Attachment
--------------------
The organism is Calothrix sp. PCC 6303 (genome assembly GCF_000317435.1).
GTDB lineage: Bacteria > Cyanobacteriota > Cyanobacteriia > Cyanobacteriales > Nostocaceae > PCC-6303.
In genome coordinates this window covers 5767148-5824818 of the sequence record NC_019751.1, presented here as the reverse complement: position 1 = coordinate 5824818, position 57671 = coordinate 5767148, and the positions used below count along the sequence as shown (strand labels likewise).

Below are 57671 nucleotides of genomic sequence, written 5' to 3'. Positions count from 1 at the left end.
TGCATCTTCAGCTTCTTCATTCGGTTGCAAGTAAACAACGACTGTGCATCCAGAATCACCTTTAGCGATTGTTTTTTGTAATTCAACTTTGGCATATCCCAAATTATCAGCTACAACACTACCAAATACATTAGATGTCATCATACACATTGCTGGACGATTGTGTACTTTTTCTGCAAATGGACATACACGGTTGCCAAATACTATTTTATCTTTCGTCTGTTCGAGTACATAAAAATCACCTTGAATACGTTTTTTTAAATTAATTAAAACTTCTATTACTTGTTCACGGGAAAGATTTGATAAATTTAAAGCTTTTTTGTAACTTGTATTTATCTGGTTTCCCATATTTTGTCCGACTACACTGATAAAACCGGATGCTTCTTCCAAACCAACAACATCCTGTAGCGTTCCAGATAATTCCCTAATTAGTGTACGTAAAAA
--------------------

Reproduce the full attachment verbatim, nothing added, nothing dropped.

The organism is Calothrix sp. PCC 6303 (genome assembly GCF_000317435.1).
GTDB lineage: Bacteria > Cyanobacteriota > Cyanobacteriia > Cyanobacteriales > Nostocaceae > PCC-6303.
In genome coordinates this window covers 5767148-5824818 of the sequence record NC_019751.1, presented here as the reverse complement: position 1 = coordinate 5824818, position 57671 = coordinate 5767148, and the positions used below count along the sequence as shown (strand labels likewise).

Below are 57671 nucleotides of genomic sequence, written 5' to 3'. Positions count from 1 at the left end.
TGCATCTTCAGCTTCTTCATTCGGTTGCAAGTAAACAACGACTGTGCATCCAGAATCACCTTTAGCGATTGTTTTTTGTAATTCAACTTTGGCATATCCCAAATTATCAGCTACAACACTACCAAATACATTAGATGTCATCATACACATTGCTGGACGATTGTGTACTTTTTCTGCAAATGGACATACACGGTTGCCAAATACTATTTTATCTTTCGTCTGTTCGAGTACATAAAAATCACCTTGAATACGTTTTTTTAAATTAATTAAAACTTCTATTACTTGTTCACGGGAAAGATTTGATAAATTTAAAGCTTTTTTGTAACTTGTATTTATCTGGTTTCCCATATTTTGTCCGACTACACTGATAAAACCGGATGCTTCTTCCAAACCAACAACATCCTGTAGCGTTCCAGATAATTCCCTAATTAGTGTACGTAAAAA